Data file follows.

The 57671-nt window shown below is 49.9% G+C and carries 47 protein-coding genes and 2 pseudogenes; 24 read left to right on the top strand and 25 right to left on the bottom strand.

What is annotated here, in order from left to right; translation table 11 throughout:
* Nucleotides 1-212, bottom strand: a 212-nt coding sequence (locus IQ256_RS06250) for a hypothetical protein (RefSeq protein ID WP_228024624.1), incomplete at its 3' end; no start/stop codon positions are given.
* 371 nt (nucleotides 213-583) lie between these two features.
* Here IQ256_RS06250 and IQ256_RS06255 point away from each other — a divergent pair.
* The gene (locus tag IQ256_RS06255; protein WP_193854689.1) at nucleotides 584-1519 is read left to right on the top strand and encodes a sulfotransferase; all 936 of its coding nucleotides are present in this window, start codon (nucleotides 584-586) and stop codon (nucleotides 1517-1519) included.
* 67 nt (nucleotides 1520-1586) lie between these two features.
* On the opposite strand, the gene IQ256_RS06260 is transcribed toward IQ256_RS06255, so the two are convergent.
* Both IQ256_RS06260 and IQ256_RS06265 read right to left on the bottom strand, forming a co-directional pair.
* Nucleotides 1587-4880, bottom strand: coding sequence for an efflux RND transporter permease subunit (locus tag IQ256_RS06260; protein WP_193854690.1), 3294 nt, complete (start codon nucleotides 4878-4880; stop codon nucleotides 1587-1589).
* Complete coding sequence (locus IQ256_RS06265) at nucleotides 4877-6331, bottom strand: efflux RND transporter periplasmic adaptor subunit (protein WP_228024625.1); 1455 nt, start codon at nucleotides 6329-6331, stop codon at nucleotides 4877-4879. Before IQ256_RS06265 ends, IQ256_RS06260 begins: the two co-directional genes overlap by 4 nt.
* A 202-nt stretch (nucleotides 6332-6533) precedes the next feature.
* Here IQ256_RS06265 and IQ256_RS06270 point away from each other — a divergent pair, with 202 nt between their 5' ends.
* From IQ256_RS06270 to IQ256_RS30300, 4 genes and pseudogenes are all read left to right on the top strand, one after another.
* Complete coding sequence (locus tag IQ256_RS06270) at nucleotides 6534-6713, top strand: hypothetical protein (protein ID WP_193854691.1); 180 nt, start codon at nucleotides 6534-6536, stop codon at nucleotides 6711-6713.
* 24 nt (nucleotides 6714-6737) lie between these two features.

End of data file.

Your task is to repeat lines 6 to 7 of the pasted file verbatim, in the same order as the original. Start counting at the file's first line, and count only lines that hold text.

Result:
* The gene (locus tag IQ256_RS06255; protein WP_193854689.1) at nucleotides 584-1519 is read left to right on the top strand and encodes a sulfotransferase; all 936 of its coding nucleotides are present in this window, start codon (nucleotides 584-586) and stop codon (nucleotides 1517-1519) included.
* 67 nt (nucleotides 1520-1586) lie between these two features.